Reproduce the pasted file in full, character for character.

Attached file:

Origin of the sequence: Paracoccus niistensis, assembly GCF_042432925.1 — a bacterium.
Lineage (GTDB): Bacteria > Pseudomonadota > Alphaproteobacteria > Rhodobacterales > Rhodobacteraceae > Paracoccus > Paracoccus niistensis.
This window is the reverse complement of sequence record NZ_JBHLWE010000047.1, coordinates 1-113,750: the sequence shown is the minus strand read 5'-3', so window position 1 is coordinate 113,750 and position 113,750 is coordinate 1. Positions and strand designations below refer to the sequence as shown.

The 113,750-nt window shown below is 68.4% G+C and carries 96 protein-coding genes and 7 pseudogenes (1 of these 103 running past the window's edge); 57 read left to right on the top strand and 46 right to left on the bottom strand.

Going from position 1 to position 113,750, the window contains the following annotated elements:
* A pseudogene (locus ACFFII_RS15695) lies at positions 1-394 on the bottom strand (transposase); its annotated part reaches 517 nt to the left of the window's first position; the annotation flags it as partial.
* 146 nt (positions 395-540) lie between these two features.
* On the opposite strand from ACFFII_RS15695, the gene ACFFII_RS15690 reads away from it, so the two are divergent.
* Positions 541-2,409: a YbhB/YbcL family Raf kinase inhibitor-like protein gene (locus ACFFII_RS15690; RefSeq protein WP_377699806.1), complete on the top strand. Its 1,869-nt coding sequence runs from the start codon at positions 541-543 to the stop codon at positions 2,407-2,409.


Origin of the sequence: Paracoccus niistensis, assembly GCF_042432925.1 — a bacterium.
Lineage (GTDB): Bacteria > Pseudomonadota > Alphaproteobacteria > Rhodobacterales > Rhodobacteraceae > Paracoccus > Paracoccus niistensis.
This window is the reverse complement of sequence record NZ_JBHLWE010000047.1, coordinates 1-113,750: the sequence shown is the minus strand read 5'-3', so window position 1 is coordinate 113,750 and position 113,750 is coordinate 1. Positions and strand designations below refer to the sequence as shown.

The 113,750-nt window shown below is 68.4% G+C and carries 96 protein-coding genes and 7 pseudogenes (1 of these 103 running past the window's edge); 57 read left to right on the top strand and 46 right to left on the bottom strand.

Going from position 1 to position 113,750, the window contains the following annotated elements:
* A pseudogene (locus ACFFII_RS15695) lies at positions 1-394 on the bottom strand (transposase); its annotated part reaches 517 nt to the left of the window's first position; the annotation flags it as partial.
* 146 nt (positions 395-540) lie between these two features.
* On the opposite strand from ACFFII_RS15695, the gene ACFFII_RS15690 reads away from it, so the two are divergent.
* Positions 541-2,409: a YbhB/YbcL family Raf kinase inhibitor-like protein gene (locus ACFFII_RS15690; RefSeq protein WP_377699806.1), complete on the top strand. Its 1,869-nt coding sequence runs from the start codon at positions 541-543 to the stop codon at positions 2,407-2,409.